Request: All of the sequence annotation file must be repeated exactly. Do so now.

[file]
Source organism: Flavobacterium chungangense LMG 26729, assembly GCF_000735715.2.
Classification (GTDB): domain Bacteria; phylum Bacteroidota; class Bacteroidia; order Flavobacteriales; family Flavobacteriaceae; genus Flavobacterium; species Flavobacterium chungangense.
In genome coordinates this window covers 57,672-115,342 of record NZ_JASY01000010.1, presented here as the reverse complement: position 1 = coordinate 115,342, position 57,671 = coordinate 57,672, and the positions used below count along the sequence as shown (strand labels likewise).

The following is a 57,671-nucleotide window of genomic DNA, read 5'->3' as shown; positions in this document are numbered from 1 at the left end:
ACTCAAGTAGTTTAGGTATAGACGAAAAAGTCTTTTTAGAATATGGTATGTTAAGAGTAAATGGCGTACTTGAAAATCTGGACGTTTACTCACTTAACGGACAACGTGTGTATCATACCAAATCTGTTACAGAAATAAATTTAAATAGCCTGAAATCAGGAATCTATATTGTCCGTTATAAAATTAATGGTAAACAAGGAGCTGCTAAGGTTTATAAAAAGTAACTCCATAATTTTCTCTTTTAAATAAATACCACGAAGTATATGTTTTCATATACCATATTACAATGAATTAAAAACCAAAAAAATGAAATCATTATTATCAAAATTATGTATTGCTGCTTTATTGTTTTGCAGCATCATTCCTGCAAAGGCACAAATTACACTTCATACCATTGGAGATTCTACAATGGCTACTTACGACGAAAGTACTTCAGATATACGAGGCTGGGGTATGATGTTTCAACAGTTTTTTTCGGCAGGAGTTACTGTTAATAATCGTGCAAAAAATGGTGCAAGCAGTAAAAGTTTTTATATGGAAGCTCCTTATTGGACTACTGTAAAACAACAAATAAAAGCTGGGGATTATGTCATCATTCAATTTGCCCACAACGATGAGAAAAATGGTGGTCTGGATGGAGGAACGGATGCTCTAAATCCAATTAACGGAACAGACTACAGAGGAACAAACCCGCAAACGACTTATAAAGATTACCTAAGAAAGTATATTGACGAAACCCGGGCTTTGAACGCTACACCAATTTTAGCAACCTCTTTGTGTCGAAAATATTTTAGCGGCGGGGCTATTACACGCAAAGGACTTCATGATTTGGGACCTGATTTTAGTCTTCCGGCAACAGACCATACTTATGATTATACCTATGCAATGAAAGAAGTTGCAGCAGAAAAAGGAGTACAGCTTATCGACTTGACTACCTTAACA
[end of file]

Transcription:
Source organism: Flavobacterium chungangense LMG 26729, assembly GCF_000735715.2.
Classification (GTDB): domain Bacteria; phylum Bacteroidota; class Bacteroidia; order Flavobacteriales; family Flavobacteriaceae; genus Flavobacterium; species Flavobacterium chungangense.
In genome coordinates this window covers 57,672-115,342 of record NZ_JASY01000010.1, presented here as the reverse complement: position 1 = coordinate 115,342, position 57,671 = coordinate 57,672, and the positions used below count along the sequence as shown (strand labels likewise).

The following is a 57,671-nucleotide window of genomic DNA, read 5'->3' as shown; positions in this document are numbered from 1 at the left end:
ACTCAAGTAGTTTAGGTATAGACGAAAAAGTCTTTTTAGAATATGGTATGTTAAGAGTAAATGGCGTACTTGAAAATCTGGACGTTTACTCACTTAACGGACAACGTGTGTATCATACCAAATCTGTTACAGAAATAAATTTAAATAGCCTGAAATCAGGAATCTATATTGTCCGTTATAAAATTAATGGTAAACAAGGAGCTGCTAAGGTTTATAAAAAGTAACTCCATAATTTTCTCTTTTAAATAAATACCACGAAGTATATGTTTTCATATACCATATTACAATGAATTAAAAACCAAAAAAATGAAATCATTATTATCAAAATTATGTATTGCTGCTTTATTGTTTTGCAGCATCATTCCTGCAAAGGCACAAATTACACTTCATACCATTGGAGATTCTACAATGGCTACTTACGACGAAAGTACTTCAGATATACGAGGCTGGGGTATGATGTTTCAACAGTTTTTTTCGGCAGGAGTTACTGTTAATAATCGTGCAAAAAATGGTGCAAGCAGTAAAAGTTTTTATATGGAAGCTCCTTATTGGACTACTGTAAAACAACAAATAAAAGCTGGGGATTATGTCATCATTCAATTTGCCCACAACGATGAGAAAAATGGTGGTCTGGATGGAGGAACGGATGCTCTAAATCCAATTAACGGAACAGACTACAGAGGAACAAACCCGCAAACGACTTATAAAGATTACCTAAGAAAGTATATTGACGAAACCCGGGCTTTGAACGCTACACCAATTTTAGCAACCTCTTTGTGTCGAAAATATTTTAGCGGCGGGGCTATTACACGCAAAGGACTTCATGATTTGGGACCTGATTTTAGTCTTCCGGCAACAGACCATACTTATGATTATACCTATGCAATGAAAGAAGTTGCAGCAGAAAAAGGAGTACAGCTTATCGACTTGACTACCTTAACA